Microsoft cancels its Android-on-Windows project — now, officially

At its Build developer conference last year, Microsoft announced four "bridges" designed to help developers bring applications into the Windows Store. Three of these are still around: "Westminster" for porting Web apps, "Centennial" for Win32 apps, and "Islandwood" for iOS apps. But the company confirmed on Thursday that the fourth bridge, "Astoria," intended to help bring Android apps to Windows, is no longer in development.

Early builds of Windows 10 Mobile included a version of Astoria that largely succeeded in enabling Android apps to be run on Windows phones. But last November, the Android layer was quietly removed, with Microsoft saying that it was "not ready yet."

Thursday's announcement suggests that it's never going to be ready. The company writes, rather peculiarly, that choosing between Astoria and Islandwood "could be confusing" and that having two systems for porting non-Windows applications was "unnecessary." Accordingly, Islandwood is the only bridge, and Astoria is being abandoned.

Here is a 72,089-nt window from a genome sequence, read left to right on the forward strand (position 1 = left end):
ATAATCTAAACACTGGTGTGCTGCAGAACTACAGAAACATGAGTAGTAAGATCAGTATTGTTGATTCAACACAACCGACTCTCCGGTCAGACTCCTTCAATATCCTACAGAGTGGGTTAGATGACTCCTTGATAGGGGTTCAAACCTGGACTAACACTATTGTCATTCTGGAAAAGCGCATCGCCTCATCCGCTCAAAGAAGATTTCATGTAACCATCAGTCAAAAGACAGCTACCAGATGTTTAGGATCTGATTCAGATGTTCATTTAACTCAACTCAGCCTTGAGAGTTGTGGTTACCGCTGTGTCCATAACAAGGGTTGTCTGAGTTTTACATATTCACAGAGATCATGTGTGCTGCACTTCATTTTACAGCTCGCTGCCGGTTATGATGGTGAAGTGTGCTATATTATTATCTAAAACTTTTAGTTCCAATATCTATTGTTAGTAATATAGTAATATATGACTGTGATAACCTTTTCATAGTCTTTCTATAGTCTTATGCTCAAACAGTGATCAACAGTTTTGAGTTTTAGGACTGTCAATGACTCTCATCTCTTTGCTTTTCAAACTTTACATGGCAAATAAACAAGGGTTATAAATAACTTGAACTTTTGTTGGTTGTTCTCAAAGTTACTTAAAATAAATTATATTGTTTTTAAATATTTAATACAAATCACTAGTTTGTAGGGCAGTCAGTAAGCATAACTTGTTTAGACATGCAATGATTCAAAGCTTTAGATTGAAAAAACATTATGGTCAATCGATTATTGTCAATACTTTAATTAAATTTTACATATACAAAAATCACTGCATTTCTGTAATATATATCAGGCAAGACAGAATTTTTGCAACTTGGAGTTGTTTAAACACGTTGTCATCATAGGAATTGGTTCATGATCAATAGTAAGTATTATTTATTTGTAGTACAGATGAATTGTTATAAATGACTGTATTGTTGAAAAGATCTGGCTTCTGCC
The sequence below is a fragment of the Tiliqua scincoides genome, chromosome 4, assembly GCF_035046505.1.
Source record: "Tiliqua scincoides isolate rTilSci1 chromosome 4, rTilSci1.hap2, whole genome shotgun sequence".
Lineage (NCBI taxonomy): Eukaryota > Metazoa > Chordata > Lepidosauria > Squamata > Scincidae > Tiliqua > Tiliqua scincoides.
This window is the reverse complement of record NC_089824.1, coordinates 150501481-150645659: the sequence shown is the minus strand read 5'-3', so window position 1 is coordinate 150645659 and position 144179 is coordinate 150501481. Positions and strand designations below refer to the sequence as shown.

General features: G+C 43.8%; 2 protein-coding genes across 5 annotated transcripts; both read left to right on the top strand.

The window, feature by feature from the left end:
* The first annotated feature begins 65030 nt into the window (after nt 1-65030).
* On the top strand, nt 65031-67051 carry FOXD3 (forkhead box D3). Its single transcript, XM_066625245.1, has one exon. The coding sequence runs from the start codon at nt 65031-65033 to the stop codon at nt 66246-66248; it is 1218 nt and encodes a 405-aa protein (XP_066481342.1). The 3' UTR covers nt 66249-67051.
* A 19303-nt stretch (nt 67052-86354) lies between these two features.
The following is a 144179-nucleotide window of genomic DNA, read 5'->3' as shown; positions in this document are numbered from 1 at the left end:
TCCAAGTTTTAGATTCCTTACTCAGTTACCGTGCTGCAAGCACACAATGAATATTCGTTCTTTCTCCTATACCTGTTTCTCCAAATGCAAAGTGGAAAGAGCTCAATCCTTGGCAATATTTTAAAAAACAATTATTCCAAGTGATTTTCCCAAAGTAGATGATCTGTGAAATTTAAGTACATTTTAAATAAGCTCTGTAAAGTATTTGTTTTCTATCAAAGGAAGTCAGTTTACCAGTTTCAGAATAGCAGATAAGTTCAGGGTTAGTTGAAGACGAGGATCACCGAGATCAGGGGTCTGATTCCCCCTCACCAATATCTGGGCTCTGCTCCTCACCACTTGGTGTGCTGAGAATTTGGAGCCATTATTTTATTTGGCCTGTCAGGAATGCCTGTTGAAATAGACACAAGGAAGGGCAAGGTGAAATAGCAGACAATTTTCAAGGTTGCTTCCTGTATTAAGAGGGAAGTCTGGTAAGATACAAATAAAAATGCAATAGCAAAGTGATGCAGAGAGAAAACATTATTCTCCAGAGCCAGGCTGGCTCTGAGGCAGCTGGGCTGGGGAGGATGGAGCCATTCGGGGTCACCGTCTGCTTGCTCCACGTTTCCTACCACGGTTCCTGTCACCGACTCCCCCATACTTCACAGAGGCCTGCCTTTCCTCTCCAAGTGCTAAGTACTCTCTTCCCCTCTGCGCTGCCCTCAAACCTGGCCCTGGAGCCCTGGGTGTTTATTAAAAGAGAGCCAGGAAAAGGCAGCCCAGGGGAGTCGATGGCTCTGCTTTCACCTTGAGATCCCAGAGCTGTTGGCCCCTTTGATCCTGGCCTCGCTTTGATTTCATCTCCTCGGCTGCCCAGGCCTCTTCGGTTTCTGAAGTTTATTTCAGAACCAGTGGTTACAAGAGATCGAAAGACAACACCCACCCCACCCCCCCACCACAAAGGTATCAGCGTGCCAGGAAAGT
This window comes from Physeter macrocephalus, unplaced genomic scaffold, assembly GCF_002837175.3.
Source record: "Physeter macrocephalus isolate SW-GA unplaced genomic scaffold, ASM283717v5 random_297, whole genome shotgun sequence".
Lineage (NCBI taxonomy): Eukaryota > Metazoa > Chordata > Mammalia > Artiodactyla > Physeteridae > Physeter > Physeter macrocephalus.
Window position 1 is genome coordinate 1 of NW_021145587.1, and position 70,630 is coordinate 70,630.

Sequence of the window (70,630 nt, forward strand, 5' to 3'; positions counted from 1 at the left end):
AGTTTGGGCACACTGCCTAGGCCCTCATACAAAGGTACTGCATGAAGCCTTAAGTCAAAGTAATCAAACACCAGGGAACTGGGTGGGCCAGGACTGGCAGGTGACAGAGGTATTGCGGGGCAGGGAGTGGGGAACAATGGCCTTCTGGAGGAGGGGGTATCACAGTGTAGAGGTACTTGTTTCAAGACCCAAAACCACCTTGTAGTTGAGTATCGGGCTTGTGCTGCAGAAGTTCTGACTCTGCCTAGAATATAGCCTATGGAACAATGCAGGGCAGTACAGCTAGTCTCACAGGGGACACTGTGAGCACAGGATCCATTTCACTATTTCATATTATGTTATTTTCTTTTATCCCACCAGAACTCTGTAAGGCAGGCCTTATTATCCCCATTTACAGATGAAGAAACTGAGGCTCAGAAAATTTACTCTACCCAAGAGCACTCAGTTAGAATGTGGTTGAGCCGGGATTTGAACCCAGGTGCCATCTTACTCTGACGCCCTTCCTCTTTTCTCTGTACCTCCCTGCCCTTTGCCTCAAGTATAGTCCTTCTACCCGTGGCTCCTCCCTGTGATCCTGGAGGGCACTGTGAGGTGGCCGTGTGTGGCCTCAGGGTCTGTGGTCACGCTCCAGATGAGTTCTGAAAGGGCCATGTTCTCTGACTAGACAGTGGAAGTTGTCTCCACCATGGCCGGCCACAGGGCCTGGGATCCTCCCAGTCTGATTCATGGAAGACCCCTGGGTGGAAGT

The company is instead positioning the newly purchased Xamarin as the best solution for Android developers. The Xamarin value proposition is different, however. Astoria enabled Android apps written in Java to run on Windows, sometimes with no modifications at all. Xamarin allows developers to share a large proportion of their code between Android, iOS, Windows, and beyond, but it requires that all that code must use .NET, and typically C#.

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